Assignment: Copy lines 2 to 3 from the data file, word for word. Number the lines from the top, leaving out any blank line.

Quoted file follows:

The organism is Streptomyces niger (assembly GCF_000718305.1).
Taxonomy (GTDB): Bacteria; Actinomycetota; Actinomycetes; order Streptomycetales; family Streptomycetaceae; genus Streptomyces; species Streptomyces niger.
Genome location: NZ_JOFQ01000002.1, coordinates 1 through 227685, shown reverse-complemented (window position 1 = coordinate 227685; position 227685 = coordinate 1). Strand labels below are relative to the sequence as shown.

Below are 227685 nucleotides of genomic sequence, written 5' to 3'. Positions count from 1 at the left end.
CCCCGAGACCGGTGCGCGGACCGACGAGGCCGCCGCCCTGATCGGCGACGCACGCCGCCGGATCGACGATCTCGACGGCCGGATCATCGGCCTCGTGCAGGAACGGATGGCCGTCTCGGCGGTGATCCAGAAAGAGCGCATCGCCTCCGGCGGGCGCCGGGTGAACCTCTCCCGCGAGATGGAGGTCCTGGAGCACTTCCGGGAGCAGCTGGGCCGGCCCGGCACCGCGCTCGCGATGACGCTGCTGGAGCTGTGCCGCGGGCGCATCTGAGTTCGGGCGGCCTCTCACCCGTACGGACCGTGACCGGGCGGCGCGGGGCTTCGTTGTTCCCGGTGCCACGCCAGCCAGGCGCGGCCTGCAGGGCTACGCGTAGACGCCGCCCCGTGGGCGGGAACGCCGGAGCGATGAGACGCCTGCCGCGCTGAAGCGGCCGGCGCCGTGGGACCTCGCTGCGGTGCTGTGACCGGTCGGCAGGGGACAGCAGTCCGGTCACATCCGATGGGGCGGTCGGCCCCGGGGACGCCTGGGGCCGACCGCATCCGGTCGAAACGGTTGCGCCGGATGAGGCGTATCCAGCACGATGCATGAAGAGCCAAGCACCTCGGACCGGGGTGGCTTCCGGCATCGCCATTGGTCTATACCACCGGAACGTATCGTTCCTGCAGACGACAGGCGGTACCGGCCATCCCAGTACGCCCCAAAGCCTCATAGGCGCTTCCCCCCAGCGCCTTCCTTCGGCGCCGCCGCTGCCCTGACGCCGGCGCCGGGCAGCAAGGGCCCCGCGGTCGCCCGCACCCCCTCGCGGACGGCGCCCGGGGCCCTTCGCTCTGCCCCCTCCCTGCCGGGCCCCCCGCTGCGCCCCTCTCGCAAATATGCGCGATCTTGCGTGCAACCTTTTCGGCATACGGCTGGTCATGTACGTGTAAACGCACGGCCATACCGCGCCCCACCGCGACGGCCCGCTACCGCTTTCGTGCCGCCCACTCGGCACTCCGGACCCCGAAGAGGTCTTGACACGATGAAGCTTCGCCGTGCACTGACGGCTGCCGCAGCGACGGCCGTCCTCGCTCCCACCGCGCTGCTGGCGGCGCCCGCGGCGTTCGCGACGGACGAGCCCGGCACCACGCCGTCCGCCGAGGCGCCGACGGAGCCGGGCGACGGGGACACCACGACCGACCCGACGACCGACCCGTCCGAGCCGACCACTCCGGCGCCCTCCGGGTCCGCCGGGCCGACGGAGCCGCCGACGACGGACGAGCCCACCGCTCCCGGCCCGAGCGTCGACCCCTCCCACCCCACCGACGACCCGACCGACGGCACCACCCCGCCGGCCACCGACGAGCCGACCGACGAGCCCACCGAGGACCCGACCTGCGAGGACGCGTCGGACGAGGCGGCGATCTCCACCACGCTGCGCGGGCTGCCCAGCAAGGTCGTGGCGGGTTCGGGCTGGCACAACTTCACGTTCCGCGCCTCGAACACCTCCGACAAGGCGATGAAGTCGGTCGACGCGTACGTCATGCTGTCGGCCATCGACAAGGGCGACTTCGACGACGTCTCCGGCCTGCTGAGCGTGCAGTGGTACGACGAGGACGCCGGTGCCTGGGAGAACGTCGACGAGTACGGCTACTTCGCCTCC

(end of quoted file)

Taxonomy (GTDB): Bacteria; Actinomycetota; Actinomycetes; order Streptomycetales; family Streptomycetaceae; genus Streptomyces; species Streptomyces niger.
Genome location: NZ_JOFQ01000002.1, coordinates 1 through 227685, shown reverse-complemented (window position 1 = coordinate 227685; position 227685 = coordinate 1). Strand labels below are relative to the sequence as shown.